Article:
First things first, I’m not the all-inclusive type. I’m more of the same-shirt-for-a-week, $3-dorm-bed kind of traveller. So when I found out I was going to the Club Med on Indonesia’s Bintan Island, I borrowed a pair of flowing pants and a carry-on with wheels and set off to try and fit in.
Club Med is the original all-inclusive. In 1950, Belgian water polo player Gerard Blitz founded the first club on the island of Majorca. It was just a handful of young travellers in beach huts then. In 1961, Baron Edmond de Rothschild had a lovely stay at a Club Med and decided to buy the company.
Funded by the Rothschild family’s wealth (the largest private fortune in the 19th century), the company expanded, opening ski resorts in Switzerland and beach destinations in the Caribbean. Today, Club Med has 71 villages all over the world, and even a cruise ship.
In the early 2000s, the company adapted to market changes, shifting their focus to the upscale market and family-oriented holidays. After a two-year bidding war, Club Med was bought out by Chinese company Fosun International in 2015 for a cool $1.07 billion, and are now looking to tap into Asia’s growing tourism market.
The Art of Happiness
The concept here is simply; happiness. And it’s hard not to be happy when everyone around you is smiling. This is the strategy at Club Med, where you can’t walk a metre without encountering sparkling eyes and a full spread of shiny white teeth.
It’s downright infectious, from the moment you exit the giant Club Med coach bus (to the tune of Pharrell’s song, Happy, of course), the resort’s Gentils Organisateurs (GOs) greet you with smiles, wine glasses and lavender-scented towels.
“Check into your room, relax. Have some lunch!” they said, so I made my way to the first of many buffets. At Club Med, there’s one around every corner. An open-air beachside buffet, a barbecue in the sand buffet, a massive food hall dinner buffet… all fully-stocked with international fare, from tikka masala to beef wellington.
I guess all that food is necessary energy for the long list of activities available. Our itinerary for the next day read; sailing, aqua fitness, archery and yoga, in that order. Unfortunately I only made it to the fifth activity, which was “cocktails”.
What makes the Club Med experience unique are the GOs. They’re essentially summer camp counsellors, and their job is to mingle with guests, entertain the kids, and create a fun ambience. If you sit down to eat alone here, it will only be a minute before a smiling GO approaches, asking if they can join you for lunch.
At our first dinner, we were joined by Pym, a 31-year-old from Thailand who has worked in Club Med resorts for eight years, and Maho, from Japan, who was a guest in many of the club’s resorts before finally getting a job at reception.
“How do you not get fat here?” I asked Pym incredulously, bewildered by all the choices at the enormous dinner buffet. She laughs.
“We dance! Dancing is part of the life.”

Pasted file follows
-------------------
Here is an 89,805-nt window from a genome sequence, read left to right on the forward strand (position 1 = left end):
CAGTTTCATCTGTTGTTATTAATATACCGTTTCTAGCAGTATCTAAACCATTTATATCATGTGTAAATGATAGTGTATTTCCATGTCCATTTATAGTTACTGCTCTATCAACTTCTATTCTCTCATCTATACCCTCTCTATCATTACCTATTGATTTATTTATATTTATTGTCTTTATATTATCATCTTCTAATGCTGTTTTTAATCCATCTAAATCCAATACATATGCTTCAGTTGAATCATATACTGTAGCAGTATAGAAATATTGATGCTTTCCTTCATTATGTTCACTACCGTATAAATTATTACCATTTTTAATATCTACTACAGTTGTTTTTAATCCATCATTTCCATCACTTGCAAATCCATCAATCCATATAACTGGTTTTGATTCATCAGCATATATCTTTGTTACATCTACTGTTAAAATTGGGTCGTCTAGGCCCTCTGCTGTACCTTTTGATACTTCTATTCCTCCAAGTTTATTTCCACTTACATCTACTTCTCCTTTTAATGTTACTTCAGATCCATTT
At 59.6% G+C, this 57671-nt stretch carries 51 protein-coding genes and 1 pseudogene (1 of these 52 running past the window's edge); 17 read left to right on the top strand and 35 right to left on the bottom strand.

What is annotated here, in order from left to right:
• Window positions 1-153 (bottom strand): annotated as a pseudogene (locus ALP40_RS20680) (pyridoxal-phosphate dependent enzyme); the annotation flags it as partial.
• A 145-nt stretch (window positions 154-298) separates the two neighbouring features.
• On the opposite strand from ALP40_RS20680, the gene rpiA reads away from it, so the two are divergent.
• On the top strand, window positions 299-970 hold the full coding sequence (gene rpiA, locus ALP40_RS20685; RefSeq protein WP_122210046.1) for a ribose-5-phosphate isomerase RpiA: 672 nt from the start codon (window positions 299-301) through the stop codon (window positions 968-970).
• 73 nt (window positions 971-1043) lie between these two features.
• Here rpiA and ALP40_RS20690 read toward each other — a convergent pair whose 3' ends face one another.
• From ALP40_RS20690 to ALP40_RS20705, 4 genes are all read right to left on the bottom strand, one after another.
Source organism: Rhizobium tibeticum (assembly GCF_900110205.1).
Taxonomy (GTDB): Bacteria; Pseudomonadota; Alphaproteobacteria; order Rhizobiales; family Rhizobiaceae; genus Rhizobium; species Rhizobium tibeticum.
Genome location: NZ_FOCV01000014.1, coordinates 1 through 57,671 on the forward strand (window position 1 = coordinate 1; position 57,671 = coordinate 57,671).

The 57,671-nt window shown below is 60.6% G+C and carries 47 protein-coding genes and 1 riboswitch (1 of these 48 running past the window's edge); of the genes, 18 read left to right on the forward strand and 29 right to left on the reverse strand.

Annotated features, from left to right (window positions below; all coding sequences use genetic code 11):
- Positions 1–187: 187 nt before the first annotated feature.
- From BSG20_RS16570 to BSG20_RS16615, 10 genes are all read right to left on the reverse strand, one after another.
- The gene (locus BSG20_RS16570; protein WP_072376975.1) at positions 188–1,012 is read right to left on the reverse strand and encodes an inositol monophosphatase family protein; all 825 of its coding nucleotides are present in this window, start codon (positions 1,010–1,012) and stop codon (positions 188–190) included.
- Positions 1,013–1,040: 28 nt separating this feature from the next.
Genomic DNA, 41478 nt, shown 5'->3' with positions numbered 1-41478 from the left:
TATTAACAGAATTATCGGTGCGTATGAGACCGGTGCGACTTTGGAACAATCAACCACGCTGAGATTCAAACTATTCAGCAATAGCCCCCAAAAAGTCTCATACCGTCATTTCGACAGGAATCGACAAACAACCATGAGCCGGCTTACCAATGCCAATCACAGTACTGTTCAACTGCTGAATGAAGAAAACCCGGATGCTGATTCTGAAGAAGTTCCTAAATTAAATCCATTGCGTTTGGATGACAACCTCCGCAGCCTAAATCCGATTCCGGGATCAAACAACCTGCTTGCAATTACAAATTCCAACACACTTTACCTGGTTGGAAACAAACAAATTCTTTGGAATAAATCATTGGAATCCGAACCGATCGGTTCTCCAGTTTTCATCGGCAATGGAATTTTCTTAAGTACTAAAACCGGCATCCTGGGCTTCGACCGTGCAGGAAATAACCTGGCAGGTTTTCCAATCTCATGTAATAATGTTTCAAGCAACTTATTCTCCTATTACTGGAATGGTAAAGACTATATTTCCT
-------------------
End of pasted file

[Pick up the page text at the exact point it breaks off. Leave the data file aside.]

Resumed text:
Dance For Life
After dinner, I found out what she meant. Every night at the bar, the GOs lead guests through a series of group line dances, all with easy-to-follow moves and very high energy. It’s sort of like your cousin’s wedding reception, except much more organised.
This is all aimed at the kids, of course. Keep the kids happy, and the parents can relax. GOs often form long-term relationships with their return guests; Pym told me that one family in particular has been coming back for so long, she’s watched their kids grow from toddlers into teenagers.
After everyone is thoroughly warmed up, this family-friendly dance party ultimately segues down the hall into their theatre, where the GOs put on a choreographed dance show every night. Every GO has three to four shows in their repertoire, and they rotate throughout the week, so guests always have fresh entertainment.
Everyone participates in the shows, even the Chef de Village (Club Med-speak for resort manager), Jessie. At 33 years old, she is one of the only female chefs in the entire company. When I asked her why she’s worked with Club Med for almost a decade, she replied simply: “I love people!”
And of course, the opportunity to travel can’t hurt, either. Pym has now worked at Club Meds in Malaysia, China, Japan, the Maldives, Thailand and Indonesia. It’s not a bad business plan, really — move your employees around every six months so they can tell guests first-hand about the unique features that other locations offer.
Golf, Circus and Missiles
In Bintan, a huge draw is the “Best Golf Course in Asia”, Ria Bintan, 27 holes with ocean views, just a short drive outside Club Med. The resort has its own in-house golf shop, and can arrange trips for guests. I’m not much of a golf enthusiast, but I did get to drive the golf cart, and it was a lovely jaunt through serene forests and lush greenery.
This Club Med also features a trapeze and a trained circus team. Every day they teach kids and adults alike how to swing through the air and bounce down onto the net below. And once a week, the team puts on a special circus show, featuring aerial silks and juggling tricks. There’s also the Mini Club, where GOs entertain the kids with activities like tie-dye workshops and soccer games, while mom and dad lounge by the pool.
In truth, I didn’t do very well blending in. I should have probably brought a couple of kids. But I did find friends in the staff, who were more than happy to have a drink with me whenever I asked. On my last night at Club Med, I sat by the pool with Jasper, the Club’s assistant restaurant manager. After several tours in Iraq with the US Army, he was led to reassess his career.
“I asked, what am I doing with my life? Am I making people happy?” he said. He may only get one day off a week, and he may work early mornings and late nights, but now, instead of firing missiles, he’s in the business of making people smile.
Photos by Jesse Meadows